Birth through fire or staff induction? A Canadian visits Niamey
June 5, 2012 - Niamey, Niger
A Canadian in Niamey. Sounds a bit paradoxical. My inaugural OSIWA mission was an eight-day trip to Niger. Three days in, sitting inside the High Authority for Anti-Corruption (HALCIA) during a power cut, a drinking water shortage and the weight of +45 degree heat heaving down on me, I struggled to tear my skin off the leather couch and wearily wondered, “Is this OSIWA’s induction or some kind of initiation process?”
There’s a Tuareg rebellion brewing in the northwest. Al-Qaida forces are lurking in the northeast. Boko Haram is gathering steam in the south. And arms and drug trafficking are constant threats clear across the country. All this combined with the forthcoming famine, the situation in Niger seems more than a little dire. And yet when asked if, as part of the communications team, I’d like to accompany my new colleagues on their mission to Niamey for a week, the answer was a definite, unwavering, resolute…yes! There was no doubt in my mind this was a place I’d like to walk around in, so to speak. A couple years after the coup, it was a great opportunity to see, on the ground, how a country was rebuilding itself politically and economically. It was also a very important chance for me to witness the real and practical ways OSIWA goes about promoting democracy, good governance, and active citizenship – all very abstract terms that I needed to bear witness to better understand.
And now looking back in retrospect, I don’t quite remember what I was expecting of Niger before embarking on this venture. Maybe I secretly harbored some romanticized image of this Sahelian land? Had I inadvertently pictured, like most Westerners, some kind of desert dreamland? A place of exotic faces and fabrics; a far-flung drift braved only by the camels and veil-covered figures who courageously trudged through endless miles of cinnamon-colored sand carrying leather sacks filled with mysterious treasures? At this point I don’t even remember what I had in mind. I like to think I’ve lived in the region long enough to avoid falling into these stereotypical pitfalls. But perhaps still yet, when it comes to certain countries, ones that I’ve witnessed more through Western media than my own touch and feel, I can still succumb to some fairly erroneous, if not subconscious, ideas.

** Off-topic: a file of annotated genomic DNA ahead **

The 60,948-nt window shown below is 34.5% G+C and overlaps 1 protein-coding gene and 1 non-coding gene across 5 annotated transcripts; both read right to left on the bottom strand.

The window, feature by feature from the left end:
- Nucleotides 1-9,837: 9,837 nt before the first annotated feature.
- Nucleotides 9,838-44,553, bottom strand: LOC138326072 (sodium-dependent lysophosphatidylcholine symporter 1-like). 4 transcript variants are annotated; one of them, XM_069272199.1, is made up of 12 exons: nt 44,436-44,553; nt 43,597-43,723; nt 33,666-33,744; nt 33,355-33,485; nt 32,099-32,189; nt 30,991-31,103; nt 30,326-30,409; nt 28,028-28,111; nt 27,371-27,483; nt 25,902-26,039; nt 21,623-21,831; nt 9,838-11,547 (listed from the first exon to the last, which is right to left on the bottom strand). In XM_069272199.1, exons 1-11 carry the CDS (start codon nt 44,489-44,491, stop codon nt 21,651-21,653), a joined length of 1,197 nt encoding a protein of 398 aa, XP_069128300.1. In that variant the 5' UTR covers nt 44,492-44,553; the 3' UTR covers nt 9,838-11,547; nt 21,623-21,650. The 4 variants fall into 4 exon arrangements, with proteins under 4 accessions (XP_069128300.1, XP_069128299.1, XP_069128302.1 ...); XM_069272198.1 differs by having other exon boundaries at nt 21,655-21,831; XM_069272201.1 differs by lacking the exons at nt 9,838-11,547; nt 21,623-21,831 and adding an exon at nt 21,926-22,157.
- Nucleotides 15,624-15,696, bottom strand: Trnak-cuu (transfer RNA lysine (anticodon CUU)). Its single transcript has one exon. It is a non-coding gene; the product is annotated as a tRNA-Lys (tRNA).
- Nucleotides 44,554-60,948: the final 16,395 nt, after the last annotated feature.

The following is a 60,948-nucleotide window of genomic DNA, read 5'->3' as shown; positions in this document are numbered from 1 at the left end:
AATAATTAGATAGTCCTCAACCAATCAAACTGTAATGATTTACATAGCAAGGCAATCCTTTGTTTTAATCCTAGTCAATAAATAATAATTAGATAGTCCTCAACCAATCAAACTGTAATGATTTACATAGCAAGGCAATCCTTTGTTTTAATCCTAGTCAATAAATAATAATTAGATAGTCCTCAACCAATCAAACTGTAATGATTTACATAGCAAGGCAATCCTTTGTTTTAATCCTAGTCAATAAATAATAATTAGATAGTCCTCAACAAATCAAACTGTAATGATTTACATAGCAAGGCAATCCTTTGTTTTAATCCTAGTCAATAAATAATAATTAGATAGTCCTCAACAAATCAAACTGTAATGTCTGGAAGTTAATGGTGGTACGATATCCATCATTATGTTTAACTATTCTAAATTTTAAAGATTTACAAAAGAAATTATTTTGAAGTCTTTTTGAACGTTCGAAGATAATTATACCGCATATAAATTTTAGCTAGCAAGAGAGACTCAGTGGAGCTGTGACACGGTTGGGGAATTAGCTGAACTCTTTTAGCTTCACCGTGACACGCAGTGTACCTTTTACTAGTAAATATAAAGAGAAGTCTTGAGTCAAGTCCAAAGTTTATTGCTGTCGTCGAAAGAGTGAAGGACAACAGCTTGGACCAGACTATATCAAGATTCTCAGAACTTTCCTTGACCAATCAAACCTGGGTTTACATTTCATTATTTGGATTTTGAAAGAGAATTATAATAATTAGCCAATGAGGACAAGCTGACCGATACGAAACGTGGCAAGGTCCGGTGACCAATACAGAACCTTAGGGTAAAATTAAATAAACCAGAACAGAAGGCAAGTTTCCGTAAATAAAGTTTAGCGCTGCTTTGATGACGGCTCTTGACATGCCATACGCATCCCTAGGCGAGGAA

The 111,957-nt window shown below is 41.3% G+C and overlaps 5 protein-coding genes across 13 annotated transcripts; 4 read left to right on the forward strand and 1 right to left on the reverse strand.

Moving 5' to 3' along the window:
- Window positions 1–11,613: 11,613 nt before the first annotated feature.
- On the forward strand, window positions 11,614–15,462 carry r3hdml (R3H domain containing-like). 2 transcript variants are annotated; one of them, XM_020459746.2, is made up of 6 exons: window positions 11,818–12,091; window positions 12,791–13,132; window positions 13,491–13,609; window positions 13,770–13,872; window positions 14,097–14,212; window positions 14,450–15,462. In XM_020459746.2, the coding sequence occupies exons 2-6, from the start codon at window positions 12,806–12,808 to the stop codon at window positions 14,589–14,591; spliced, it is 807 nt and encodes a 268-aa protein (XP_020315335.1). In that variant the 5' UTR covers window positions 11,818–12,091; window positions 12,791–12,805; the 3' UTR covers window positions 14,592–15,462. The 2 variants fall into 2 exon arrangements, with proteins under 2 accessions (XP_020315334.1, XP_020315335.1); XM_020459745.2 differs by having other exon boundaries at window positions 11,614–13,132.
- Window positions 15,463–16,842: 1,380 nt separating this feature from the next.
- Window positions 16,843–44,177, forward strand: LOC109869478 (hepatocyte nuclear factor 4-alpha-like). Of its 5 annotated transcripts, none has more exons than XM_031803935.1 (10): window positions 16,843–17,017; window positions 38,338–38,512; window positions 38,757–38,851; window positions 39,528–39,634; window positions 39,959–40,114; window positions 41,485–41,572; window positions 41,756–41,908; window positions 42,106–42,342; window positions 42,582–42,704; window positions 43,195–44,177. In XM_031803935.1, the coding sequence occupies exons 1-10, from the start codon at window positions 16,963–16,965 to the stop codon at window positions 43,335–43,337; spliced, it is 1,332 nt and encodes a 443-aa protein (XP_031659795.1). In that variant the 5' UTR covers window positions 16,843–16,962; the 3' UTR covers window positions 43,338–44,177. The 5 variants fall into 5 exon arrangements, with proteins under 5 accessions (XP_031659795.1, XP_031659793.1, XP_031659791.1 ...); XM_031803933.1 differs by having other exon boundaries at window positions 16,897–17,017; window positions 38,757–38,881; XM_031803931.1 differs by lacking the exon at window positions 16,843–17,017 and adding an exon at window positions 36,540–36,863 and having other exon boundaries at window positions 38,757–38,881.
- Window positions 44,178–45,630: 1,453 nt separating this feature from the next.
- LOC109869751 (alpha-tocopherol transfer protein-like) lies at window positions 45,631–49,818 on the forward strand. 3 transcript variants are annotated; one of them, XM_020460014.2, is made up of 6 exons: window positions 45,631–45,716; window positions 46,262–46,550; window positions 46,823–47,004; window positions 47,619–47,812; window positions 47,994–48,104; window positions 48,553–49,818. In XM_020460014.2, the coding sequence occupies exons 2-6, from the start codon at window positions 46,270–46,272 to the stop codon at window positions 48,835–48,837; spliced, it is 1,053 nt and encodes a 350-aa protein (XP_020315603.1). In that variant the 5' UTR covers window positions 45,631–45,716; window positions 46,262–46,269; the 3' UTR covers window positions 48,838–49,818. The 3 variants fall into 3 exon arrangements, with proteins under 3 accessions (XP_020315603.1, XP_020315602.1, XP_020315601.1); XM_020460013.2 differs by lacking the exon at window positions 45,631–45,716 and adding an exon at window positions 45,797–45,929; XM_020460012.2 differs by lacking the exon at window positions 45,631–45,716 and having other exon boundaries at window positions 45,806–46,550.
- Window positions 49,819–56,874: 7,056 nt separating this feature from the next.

The first thing to greet you when you arrive in Niamey, even at midnight, is the heat. In fact, the word “heat’ does not suffice. It simply does not convey the level of oven-door-squelch that instantaneously floods over your body as you take those initial steps down the airplane stairs at Hamani International. And rather than “greet”, which might imply a gentler form of encounter, this force quickly bombards as if to say, ‘welcome…you’re about to get toasted’. If this all sounds a bit dramatic by this point, keep in mind, I hail from a snowy Western province more accustomed to the inverse of +45 degrees where I spent winters going down white-capped ski-slopes and summers huddled by campfires. So my initial moment of panic arriving in Niamey was appeased only by the thought of a soothing air-conditioner blasting ice-cold gusts into my hotel room. Sadly, I was proven wrong. Little did I know, even air conditioners get hot.